The Vocal Minority promotes individual philanthropy for the Not-For-Profit Sector
The next federal budget will allocate $33.5 million to nature-tourism projects and reef conservation work. It’s welcome news for Great Barrier Reef which suffered its largest bleaching event in February. Now, the first step to conserving the Great Barrier Reef is understanding what lives there.
The government is urged to invest in social housing projects to get the economy back on the rails. During the GFC it kept tradies in jobs and offered many a secure roof over their heads. Now, new data shows that construction could start almost immediately on thousands of homes.
Some very important reports about the environment have just been published. Missed it? We nearly did too. With COVID, the US elections and the tensions with China all taking out the number-one spot for newspaper headlines, some other big stories were easily overlooked. Here, we look at some of them.
As regular visitors to New Zealand and with a deep and abiding love for our Pacific neighbours, a recent UNICEF report came as a shock. The report on child wellbeing had New Zealand a long way down the list (35 out of a total of 41) among the world’s wealthiest countries. What is happening?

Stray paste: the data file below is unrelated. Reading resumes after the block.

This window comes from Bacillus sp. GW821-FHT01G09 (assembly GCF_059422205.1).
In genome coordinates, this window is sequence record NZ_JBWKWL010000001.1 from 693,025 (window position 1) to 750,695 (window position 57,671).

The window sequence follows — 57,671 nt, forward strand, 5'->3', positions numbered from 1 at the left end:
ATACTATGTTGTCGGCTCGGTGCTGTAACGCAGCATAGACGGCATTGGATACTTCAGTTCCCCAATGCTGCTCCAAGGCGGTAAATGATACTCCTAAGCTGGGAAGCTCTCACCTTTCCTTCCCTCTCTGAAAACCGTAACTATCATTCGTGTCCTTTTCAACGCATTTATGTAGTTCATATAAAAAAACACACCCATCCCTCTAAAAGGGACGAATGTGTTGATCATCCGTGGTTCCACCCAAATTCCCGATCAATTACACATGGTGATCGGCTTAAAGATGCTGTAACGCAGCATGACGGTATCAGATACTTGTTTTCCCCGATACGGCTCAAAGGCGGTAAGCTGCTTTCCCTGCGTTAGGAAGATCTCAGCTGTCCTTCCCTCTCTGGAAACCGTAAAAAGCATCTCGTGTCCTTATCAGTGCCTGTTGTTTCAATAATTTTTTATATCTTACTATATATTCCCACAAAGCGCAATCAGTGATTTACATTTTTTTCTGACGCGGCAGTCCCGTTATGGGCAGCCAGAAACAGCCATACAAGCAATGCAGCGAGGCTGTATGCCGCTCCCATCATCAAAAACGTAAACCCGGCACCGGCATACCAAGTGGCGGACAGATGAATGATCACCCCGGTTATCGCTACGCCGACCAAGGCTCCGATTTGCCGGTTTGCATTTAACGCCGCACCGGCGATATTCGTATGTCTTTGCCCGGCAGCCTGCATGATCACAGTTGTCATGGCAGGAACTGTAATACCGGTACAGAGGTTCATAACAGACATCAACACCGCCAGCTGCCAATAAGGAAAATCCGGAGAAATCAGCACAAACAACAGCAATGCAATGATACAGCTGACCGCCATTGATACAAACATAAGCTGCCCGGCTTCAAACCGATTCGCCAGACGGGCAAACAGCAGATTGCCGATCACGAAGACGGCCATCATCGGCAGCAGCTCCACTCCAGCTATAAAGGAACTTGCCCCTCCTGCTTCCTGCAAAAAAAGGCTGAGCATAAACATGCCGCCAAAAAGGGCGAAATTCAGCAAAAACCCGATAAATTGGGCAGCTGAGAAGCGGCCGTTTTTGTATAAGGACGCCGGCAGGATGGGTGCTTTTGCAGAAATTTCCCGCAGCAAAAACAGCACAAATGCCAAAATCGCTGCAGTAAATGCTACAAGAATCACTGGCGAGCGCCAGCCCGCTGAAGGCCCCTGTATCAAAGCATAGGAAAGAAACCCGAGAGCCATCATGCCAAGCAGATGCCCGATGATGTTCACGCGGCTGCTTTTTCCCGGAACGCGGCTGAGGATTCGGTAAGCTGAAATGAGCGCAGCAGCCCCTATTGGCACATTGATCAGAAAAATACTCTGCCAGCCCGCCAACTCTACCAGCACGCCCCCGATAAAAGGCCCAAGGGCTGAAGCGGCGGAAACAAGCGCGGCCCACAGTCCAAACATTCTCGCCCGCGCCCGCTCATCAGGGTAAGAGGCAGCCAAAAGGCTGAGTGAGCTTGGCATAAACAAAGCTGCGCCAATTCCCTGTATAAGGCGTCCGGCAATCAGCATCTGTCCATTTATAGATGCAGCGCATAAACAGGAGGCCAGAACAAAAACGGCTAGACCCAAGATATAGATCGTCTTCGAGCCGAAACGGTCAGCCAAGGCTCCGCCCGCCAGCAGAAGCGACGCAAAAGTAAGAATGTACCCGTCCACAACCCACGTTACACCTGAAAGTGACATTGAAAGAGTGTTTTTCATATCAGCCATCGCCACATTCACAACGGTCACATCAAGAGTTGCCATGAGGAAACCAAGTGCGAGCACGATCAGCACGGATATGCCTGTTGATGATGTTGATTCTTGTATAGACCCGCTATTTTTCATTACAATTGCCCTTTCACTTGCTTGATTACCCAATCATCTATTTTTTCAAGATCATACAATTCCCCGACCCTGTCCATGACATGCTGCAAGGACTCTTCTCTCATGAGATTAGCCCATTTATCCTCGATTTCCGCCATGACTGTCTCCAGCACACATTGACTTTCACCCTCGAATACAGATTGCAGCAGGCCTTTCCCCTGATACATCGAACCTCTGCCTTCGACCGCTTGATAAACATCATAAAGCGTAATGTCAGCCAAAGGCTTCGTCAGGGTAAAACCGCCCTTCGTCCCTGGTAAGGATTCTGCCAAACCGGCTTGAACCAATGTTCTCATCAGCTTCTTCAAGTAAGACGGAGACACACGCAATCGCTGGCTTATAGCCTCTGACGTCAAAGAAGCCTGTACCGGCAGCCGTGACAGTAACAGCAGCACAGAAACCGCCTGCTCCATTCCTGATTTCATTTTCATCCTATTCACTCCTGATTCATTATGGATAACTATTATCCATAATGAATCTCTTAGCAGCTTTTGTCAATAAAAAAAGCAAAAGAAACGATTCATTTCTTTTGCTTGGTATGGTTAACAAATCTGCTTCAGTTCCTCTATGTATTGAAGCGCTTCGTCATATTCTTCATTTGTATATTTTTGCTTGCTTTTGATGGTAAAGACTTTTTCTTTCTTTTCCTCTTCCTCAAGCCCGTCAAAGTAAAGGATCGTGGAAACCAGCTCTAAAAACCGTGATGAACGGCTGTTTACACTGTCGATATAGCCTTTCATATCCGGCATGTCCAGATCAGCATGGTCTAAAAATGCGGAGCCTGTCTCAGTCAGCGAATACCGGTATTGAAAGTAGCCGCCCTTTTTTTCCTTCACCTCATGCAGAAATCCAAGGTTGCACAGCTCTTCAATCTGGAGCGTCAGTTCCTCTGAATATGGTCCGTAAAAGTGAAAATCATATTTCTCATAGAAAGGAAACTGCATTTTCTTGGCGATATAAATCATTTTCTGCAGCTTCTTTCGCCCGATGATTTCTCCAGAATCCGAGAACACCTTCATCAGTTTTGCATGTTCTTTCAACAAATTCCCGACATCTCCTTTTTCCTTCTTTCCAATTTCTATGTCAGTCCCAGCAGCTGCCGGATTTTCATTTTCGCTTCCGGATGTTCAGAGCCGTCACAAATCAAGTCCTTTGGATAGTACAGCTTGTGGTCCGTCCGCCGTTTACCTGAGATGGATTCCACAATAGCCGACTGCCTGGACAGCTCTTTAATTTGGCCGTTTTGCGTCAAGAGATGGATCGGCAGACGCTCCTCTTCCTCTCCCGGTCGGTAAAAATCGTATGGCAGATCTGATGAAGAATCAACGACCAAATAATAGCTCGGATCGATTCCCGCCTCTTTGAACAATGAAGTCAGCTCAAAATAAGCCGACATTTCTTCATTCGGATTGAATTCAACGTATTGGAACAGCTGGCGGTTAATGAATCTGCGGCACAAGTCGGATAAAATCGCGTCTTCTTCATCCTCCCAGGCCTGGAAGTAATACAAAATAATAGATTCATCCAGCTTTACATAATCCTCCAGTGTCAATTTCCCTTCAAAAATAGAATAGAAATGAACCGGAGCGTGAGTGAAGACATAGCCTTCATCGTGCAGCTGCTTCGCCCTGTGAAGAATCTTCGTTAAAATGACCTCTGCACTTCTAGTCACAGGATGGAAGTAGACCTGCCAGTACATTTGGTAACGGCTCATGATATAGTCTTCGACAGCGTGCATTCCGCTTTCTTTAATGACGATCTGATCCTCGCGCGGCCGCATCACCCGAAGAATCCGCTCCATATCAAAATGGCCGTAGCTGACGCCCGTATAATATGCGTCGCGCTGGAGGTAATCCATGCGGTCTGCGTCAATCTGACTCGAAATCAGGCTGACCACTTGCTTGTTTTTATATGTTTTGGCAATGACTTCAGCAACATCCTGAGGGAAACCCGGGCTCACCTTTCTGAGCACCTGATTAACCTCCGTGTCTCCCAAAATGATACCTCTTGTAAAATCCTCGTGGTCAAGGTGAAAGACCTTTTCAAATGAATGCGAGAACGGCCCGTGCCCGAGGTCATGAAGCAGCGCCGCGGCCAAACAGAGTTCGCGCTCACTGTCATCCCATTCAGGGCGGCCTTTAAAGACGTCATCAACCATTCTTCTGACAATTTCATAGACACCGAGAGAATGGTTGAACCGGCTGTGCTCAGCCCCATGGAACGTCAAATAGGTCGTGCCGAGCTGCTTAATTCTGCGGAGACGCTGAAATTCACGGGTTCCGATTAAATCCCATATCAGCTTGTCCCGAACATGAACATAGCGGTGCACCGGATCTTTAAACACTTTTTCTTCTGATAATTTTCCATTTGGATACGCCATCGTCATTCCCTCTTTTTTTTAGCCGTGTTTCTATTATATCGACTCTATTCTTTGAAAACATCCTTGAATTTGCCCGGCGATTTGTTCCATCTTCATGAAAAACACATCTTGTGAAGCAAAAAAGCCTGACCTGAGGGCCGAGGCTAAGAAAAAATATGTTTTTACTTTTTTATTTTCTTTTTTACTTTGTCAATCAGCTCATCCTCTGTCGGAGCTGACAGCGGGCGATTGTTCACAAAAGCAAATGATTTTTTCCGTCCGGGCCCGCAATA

The number of young people seeking help from mental health services has soared since the beginning of the pandemic. Organisations are putting more staff on to keep up with the demand. Governments have announced extra funding for mental health and experts warn of long-term effects. What’s going on?
We know feral cats are an enormous problem for wildlife – across Australia, feral cats collectively kill more than three billion animals per year. But pet cats are wreaking havoc too. An analysis of 66 different studies shows the impact our pet cats have on Australia’s wildlife.
Greenland lost more than a million tonnes of ice every minute in 2019. This photo diary shows the haunting contrast between Greenland’s astonishing beauty and the devastation at its surface – an alarming trend that could see sea levels rise by 6 metres if it were to melt away entirely.